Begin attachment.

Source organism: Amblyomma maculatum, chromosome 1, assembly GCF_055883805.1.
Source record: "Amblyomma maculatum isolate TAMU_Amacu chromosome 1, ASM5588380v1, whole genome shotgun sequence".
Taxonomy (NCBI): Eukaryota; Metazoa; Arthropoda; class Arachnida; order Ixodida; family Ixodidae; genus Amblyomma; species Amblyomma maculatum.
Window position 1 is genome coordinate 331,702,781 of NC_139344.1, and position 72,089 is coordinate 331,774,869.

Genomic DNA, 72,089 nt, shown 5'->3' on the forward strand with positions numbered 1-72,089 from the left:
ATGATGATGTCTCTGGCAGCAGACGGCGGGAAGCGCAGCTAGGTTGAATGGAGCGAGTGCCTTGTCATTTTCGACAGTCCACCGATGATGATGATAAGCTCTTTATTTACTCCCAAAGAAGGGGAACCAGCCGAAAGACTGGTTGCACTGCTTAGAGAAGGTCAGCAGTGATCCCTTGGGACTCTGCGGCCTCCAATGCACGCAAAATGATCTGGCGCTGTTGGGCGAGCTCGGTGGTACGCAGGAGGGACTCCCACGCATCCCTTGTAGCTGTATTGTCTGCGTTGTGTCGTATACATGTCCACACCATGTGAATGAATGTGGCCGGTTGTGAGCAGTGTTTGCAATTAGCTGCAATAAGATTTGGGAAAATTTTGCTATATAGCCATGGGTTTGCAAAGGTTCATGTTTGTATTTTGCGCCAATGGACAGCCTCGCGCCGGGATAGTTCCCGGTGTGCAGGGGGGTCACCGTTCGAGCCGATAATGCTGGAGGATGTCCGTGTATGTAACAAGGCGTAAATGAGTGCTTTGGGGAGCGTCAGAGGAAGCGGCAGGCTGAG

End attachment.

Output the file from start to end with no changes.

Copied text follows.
Source organism: Amblyomma maculatum, chromosome 1, assembly GCF_055883805.1.
Source record: "Amblyomma maculatum isolate TAMU_Amacu chromosome 1, ASM5588380v1, whole genome shotgun sequence".
Taxonomy (NCBI): Eukaryota; Metazoa; Arthropoda; class Arachnida; order Ixodida; family Ixodidae; genus Amblyomma; species Amblyomma maculatum.
Window position 1 is genome coordinate 331,702,781 of NC_139344.1, and position 72,089 is coordinate 331,774,869.

Genomic DNA, 72,089 nt, shown 5'->3' on the forward strand with positions numbered 1-72,089 from the left:
ATGATGATGTCTCTGGCAGCAGACGGCGGGAAGCGCAGCTAGGTTGAATGGAGCGAGTGCCTTGTCATTTTCGACAGTCCACCGATGATGATGATAAGCTCTTTATTTACTCCCAAAGAAGGGGAACCAGCCGAAAGACTGGTTGCACTGCTTAGAGAAGGTCAGCAGTGATCCCTTGGGACTCTGCGGCCTCCAATGCACGCAAAATGATCTGGCGCTGTTGGGCGAGCTCGGTGGTACGCAGGAGGGACTCCCACGCATCCCTTGTAGCTGTATTGTCTGCGTTGTGTCGTATACATGTCCACACCATGTGAATGAATGTGGCCGGTTGTGAGCAGTGTTTGCAATTAGCTGCAATAAGATTTGGGAAAATTTTGCTATATAGCCATGGGTTTGCAAAGGTTCATGTTTGTATTTTGCGCCAATGGACAGCCTCGCGCCGGGATAGTTCCCGGTGTGCAGGGGGGTCACCGTTCGAGCCGATAATGCTGGAGGATGTCCGTGTATGTAACAAGGCGTAAATGAGTGCTTTGGGGAGCGTCAGAGGAAGCGGCAGGCTGAG